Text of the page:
12. The method of claim 11, further comprising the step of:
scheduling the first data management job using a micro level virtual clock to control performing the first data management job on the request scheduler.
13. The method of claim 12, further comprising the step of:
executing the first data management job according to a finish time generated by the micro level virtual clock on the request scheduler.
14. The method of claim 8, further comprising:
dispatching a plurality of data management jobs from the request scheduler in a proper order according to a macro level chained timer scheduling at the management job planner and micro level virtual clock scheduling at the request scheduler.
15. A method for scheduling data management jobs on a computer system, comprising the steps of:
scheduling a data management job using a macro level chained timer to schedule a macro level time deadline for a future data management job; and
executing component requests of a data management job using a micro level virtual clock to control performing the data management job according to an algorithm FT(i,j)=FT(i−1, j)+1/(φj×C), where FT(i,j) represents finish time for the of a current component request i of the data management job j, FT(i−1, j) stands for a finish time of a previous component request i−1 of the data management job j, φj stands for a weight of resource reserved for the current data management job, and C stands for overall throughput capacity.
16. The method of claim 15, further comprising:
populating a data management job container with data management jobs according to a management job planner operating the macro level chained timer;
time stamping data management jobs exiting the job container to designate a next data management job; and
populating a plurality of queues according to a coupled admission controller, with at least one queue data management job processed using a request scheduler to dispatch requests belonging to the at least one data management job from the queue according to the micro level virtual clock algorithm.
17. The method of claim 15, further comprising the step of:
dispatching a request of a data management job from the request scheduler in a proper order according to the macro level scheduling and micro level scheduling.
18. The method of claim 15, wherein the macro scheduling occurs proactively.
19. The method of claim 15, wherein the micro level scheduling occurs reactively.
20. The method of claim 16, further comprising the step of:
controlling the dispatch of at least one queue with an admission controller using a calculated weight of resources reserved, φj, based on the macro level time deadline to decide if the system can meet the requirement.
Description
BACKGROUND OF THE INVENTION

The present invention relates generally to the field of information data management and, more particularly, to allocating resources on a computer server to perform background management activities and foreground primary activities.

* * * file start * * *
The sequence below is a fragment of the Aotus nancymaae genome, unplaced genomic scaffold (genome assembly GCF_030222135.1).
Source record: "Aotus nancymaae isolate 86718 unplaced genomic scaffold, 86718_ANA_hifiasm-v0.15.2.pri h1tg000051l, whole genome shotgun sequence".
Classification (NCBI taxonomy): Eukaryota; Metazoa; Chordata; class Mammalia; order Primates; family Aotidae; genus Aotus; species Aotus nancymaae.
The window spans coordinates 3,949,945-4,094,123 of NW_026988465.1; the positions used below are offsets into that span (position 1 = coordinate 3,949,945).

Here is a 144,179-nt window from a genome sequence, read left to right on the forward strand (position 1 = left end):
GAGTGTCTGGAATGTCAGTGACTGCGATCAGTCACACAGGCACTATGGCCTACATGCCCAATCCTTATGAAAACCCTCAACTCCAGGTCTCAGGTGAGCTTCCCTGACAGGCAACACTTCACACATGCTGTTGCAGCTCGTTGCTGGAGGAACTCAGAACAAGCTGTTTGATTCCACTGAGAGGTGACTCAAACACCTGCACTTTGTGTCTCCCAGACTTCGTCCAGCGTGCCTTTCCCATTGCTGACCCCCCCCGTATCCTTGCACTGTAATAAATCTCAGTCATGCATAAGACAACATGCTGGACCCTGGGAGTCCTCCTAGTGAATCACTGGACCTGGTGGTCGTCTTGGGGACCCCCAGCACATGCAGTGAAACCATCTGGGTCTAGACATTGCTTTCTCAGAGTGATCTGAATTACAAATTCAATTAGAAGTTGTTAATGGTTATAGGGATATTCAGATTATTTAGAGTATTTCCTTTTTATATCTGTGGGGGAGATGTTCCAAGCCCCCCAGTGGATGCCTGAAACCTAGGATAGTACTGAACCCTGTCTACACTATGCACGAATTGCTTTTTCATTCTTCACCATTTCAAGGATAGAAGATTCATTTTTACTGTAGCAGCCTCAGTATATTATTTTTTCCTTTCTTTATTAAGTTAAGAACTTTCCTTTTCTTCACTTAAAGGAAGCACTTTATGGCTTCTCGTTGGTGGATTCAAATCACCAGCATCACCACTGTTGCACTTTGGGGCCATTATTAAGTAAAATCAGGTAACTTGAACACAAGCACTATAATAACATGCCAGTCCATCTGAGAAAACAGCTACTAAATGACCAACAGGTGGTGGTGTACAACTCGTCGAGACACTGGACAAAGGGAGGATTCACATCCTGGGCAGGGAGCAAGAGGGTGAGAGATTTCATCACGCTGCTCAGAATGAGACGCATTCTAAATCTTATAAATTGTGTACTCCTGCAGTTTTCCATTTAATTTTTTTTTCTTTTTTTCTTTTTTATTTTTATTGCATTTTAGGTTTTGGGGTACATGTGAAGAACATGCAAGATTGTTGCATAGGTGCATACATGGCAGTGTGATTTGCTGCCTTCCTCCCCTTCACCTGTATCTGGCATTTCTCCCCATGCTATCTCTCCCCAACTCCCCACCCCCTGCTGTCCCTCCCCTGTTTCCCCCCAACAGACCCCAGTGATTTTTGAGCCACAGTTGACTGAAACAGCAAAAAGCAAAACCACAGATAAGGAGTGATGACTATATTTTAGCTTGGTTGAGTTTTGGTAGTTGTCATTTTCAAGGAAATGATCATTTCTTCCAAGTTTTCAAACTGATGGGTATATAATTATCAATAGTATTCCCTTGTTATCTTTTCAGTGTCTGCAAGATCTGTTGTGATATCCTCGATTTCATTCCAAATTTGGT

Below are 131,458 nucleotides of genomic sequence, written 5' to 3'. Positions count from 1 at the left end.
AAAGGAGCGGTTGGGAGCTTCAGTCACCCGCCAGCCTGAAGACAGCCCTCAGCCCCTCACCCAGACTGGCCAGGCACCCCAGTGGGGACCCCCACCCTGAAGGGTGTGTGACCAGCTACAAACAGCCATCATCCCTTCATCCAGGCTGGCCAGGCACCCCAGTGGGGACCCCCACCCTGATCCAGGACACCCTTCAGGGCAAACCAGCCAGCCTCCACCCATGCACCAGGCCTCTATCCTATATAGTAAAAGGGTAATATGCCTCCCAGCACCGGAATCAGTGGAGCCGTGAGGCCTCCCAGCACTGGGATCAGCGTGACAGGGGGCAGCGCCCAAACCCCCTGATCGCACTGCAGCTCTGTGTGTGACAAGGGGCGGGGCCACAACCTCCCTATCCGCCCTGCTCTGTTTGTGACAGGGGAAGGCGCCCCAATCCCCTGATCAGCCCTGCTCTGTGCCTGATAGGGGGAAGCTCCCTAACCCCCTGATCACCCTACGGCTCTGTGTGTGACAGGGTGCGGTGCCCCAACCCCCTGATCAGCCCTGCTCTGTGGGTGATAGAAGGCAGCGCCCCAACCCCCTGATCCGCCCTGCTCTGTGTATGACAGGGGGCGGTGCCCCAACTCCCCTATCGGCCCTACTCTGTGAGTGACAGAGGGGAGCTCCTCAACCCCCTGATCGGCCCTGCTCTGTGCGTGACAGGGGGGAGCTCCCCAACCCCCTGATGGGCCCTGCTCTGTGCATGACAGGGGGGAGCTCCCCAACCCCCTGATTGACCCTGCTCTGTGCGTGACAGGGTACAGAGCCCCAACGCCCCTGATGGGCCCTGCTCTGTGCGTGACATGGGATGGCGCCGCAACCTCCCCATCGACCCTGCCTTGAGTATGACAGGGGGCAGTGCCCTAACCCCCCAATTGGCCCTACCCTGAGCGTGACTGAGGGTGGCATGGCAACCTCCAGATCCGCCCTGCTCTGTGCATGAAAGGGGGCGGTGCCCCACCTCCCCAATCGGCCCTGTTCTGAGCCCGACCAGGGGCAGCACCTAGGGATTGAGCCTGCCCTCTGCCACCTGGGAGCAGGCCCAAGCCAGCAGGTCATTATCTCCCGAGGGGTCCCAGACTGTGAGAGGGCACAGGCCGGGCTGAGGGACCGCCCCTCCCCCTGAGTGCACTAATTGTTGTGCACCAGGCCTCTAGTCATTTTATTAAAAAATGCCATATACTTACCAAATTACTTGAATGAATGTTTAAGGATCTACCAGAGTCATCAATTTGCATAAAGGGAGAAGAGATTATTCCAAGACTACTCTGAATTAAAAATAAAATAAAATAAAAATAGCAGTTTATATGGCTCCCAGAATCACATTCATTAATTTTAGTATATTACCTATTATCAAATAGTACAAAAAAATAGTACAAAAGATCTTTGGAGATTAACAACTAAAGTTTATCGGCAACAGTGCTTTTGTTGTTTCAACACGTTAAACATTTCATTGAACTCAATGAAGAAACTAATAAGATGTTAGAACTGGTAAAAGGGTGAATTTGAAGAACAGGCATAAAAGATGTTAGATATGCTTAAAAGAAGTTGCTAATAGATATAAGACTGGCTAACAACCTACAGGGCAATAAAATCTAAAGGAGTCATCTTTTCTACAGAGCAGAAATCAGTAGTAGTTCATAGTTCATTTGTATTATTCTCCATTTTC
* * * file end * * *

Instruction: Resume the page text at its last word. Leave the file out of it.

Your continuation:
When a background backup job in a personal computer starts, often times, people experience slow response time, slow down of network connection, and even frozen keyboard response. Similar impacts can occur in computer servers managing data. Managing large scale data storage system with terabytes or even petabytes of enterprise data presents daunting challenges. Management events for the data are usually periodically scheduled by the system or manually driven by an operator. Periodically scheduling management tasks typically is not responsive to the system's changing needs and a periodic, scheduled management job may not be performed at the best time. Manual scheduling lacks any mechanism to isolate any performance impacts of the management jobs from the primary applications. These approaches can either adversely affect the user utilization or over-provision resources to ensure a certain level of service quality.

Prior art of related fields generally falls into three categories: systems providing performance isolation among processes, various scheduling methods, and storage management software systems. The idea of performance isolation comes up in several contexts: process scheduling in operating system, resource sharing among virtual machines on the same physical devices, and application level workload management. To differentiate various classes of applications, UNIX-like operating systems allow users to set the priority of an application through the nice command. A lower priority process always yields to a higher priority process. A drawback of priority-based scheduling is that it does not provide a predictable finish time or a predictable share for any process.

QLinux is a Linux® real time operating system which provides quality of service guarantees for multimedia applications. QLinux focuses on serving multimedia applications. Virtual machine systems Xen® and VMware® deal with the issue of sharing resources among multiple virtual machines at the same physical instance. Xen® and VMware® provide basic resource (CPU, network, and storage) isolation among multiple virtual machines. The isolation is enforced at the virtual machine level, but not at application or process level. IBM® Enterprise Workload Manager (EWLM) provides performance monitoring and resource management among applications on various platforms. EWLM provides performance isolation at application level.